Budget Scoring Continues to Impede Industry Participation in Renewable Energy Projects
- October 27, 2011
The military’s push to rely on private sector investment to boost its use of renewable energy is running smack into federal rules governing how deals with industry to locate energy development projects on installations are counted against the services’ budgets.
Resolving the conflict would go a long way toward helping the Defense Department meet its goal of acquiring 25 percent of its electric energy needs from renewable sources by 2025, according to industry experts. Unless DOD abandons its stated strategy of leveraging private sector financing to build new energy infrastructure — echoing the approach it favored to upgrade family housing over the past decade — the Office of Management and Budget’s (OMB) scoring rules for measuring how federal spending obligations are counted toward a service’s appropriations will need to be addressed.
“The alternative energy initiative of DOD is destined for disappointment if we cannot come up with an appropriate new set of scoring rules,” said Steve Sorett, senior counsel with McKenna Long & Aldridge.
The existing scoring rules discourage most public-private ventures — through an enhanced use lease, for example — intended to develop a supply of alternative energy on a military installation slated for the base’s use. Under that arrangement, the scoring rules would consider the project a capital lease, forcing the military service to have sufficient budget authority to cover the lease’s entire cost in the first year of the lease.
That prohibitive barrier has resulted in very few large-scale, public-private renewable energy development projects from going ahead on military installations. One of the most prominent projects under way is the 500-megawatt solar farm a development team is constructing at Fort Irwin, Calif., via an enhanced use lease. Only a small portion of the project’s power is slated to be used on base, however, according to several industry sources.
To be considered an operating lease, an energy development project would need to pass a strict, six-part test in OMB Circular A-11. Several of the criteria trip up most proposals. The requirement that the lease term not exceed 75 percent of the asset’s estimated life is problematic, for example.
That rule forces the government to enter into shorter leases than are economically advantageous, Sorett said. Developers try to acquire leases lasting from 20 to 25 years, which is more than 75 percent of the life of a typical energy project.
Another tricky criterion for energy development projects is one requiring there to be a private sector market for the asset. While energy generated on a base could be distributed to the commercial grid, in many cases the private sector may not be interested in operating an energy facility on a military installation for that purpose.
DOD, for its part, does not believe OMB’s scoring criteria are inhibiting its initiative to embrace clean energy. “The DOD is not impeded from meeting its renewable energy goals by legal constraints nor by budget scoring rules,” a spokeswoman said in a written statement.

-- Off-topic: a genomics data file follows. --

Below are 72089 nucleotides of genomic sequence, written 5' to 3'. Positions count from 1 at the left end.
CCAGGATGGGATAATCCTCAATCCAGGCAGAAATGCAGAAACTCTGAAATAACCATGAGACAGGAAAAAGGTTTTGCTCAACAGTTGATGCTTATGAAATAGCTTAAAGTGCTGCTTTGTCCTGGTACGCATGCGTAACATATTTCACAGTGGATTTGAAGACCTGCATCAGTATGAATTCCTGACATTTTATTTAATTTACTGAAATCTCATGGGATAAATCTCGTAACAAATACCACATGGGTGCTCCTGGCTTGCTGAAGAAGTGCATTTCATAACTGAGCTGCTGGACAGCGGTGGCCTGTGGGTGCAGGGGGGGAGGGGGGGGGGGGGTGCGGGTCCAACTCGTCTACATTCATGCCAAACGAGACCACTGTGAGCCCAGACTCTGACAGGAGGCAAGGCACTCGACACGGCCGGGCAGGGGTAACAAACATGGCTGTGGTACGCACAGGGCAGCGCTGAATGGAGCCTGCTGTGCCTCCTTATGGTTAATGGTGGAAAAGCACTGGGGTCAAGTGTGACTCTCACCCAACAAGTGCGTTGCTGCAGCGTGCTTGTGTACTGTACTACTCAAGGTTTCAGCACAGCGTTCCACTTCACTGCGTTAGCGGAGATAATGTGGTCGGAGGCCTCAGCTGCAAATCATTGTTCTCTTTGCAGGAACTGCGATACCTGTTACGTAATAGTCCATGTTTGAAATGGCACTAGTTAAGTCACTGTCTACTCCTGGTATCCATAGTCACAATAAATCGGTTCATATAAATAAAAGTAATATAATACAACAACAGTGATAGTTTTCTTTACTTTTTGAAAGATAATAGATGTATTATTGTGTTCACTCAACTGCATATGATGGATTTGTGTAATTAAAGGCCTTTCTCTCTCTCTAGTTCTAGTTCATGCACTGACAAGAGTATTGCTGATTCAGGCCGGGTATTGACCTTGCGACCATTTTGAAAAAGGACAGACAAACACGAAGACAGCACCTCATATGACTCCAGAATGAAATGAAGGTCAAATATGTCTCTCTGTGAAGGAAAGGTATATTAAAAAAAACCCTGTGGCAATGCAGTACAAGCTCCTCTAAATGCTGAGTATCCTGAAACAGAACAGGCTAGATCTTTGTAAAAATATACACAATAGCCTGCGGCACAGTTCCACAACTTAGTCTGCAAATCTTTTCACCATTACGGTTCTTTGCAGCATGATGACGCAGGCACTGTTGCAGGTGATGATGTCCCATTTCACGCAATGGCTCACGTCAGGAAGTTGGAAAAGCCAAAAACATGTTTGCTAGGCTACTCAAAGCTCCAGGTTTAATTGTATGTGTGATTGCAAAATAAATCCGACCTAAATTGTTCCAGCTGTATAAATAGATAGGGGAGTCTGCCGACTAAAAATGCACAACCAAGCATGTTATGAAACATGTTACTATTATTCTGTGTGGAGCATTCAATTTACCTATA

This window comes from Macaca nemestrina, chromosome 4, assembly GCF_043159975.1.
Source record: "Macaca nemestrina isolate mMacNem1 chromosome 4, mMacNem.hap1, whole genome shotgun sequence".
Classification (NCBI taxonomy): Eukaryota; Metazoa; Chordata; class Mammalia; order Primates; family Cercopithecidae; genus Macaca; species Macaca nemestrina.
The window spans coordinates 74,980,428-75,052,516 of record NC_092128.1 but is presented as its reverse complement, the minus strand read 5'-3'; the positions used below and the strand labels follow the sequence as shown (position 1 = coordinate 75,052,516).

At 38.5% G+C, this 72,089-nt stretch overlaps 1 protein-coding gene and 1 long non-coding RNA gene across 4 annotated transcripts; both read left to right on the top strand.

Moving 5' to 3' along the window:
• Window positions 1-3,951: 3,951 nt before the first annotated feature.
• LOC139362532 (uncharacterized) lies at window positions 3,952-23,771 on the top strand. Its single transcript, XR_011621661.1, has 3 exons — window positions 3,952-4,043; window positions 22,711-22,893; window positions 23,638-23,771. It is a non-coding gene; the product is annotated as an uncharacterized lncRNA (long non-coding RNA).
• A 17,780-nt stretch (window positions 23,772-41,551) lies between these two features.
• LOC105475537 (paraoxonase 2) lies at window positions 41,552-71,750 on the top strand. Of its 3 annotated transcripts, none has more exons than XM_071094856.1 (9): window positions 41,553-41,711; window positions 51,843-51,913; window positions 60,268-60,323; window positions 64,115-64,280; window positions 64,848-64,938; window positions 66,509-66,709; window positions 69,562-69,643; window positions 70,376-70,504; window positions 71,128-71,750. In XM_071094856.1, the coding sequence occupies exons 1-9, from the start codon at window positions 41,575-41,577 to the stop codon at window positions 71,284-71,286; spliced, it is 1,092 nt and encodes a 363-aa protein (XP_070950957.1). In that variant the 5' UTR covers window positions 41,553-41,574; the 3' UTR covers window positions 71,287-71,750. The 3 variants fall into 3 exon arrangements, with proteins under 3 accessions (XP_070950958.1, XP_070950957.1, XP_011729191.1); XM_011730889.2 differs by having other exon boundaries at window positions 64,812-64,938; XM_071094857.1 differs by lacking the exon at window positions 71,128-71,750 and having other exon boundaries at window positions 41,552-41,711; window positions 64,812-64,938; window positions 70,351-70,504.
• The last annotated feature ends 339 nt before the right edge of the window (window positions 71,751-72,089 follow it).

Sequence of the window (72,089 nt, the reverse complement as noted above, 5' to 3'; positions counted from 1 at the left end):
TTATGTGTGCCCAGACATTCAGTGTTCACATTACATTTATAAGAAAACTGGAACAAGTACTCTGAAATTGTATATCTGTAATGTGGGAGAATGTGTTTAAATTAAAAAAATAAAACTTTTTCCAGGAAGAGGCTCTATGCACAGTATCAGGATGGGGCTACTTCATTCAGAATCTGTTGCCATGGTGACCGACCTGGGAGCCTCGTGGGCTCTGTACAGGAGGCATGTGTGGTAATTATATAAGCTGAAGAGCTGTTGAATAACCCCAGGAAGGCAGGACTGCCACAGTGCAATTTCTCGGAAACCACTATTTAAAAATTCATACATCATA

While industry finds the current scoring rules “unworkable,” they have been in place since 1990. Federal agencies, including DOD, are afraid to speak out regarding the consequences of scoring, leaving the private sector as the best avenue to resolve the issue, according to Sorett.
“The private sector is more than willing to sit down with the White House and the director of OMB to discuss what would be appropriate scoring rules going forward that are consistent with the principles of full disclosure and transparency in the budget process,” he said.
Change wouldn’t require an act of Congress, Sorett stressed. The president could issue an executive order to break the impasse.
A separate issue that also had been a hurdle to private sector investment in energy development projects on military installations seems to have been resolved. Some activities within DOD had interpreted a federal statute as limiting the length of power purchase agreements the military struck with energy providers to 10 years. With developers’ need for longer agreements — typically 20 years or more — that constraint similarly ruled out large-scale, renewable energy projects from going ahead.
More recently, the Pentagon has determined the department has the authority to enter into power purchase agreements for up to 30 years, removing one obstacle to expanding opportunities for public-private ventures for energy development.
“The wildcard, [though], is how will OMB view long-term power purchase agreements … I don’t know what the answer is to that; I don’t know if anyone else has the answer to that,” said Anita Molino, president of Bostonia Partners.
On Nov. 9-10, the National Council for Public-Private Partnerships will be hosting a conference in Arlington, Va., dedicated to real estate and energy projects. The first day will focus on the challenges OMB scoring presents to the public and private sectors; the second day will explore the roles partnerships can play in helping federal agencies meet their goals for the management of real estate assets, improved energy efficiency and expansion of renewable energy projects.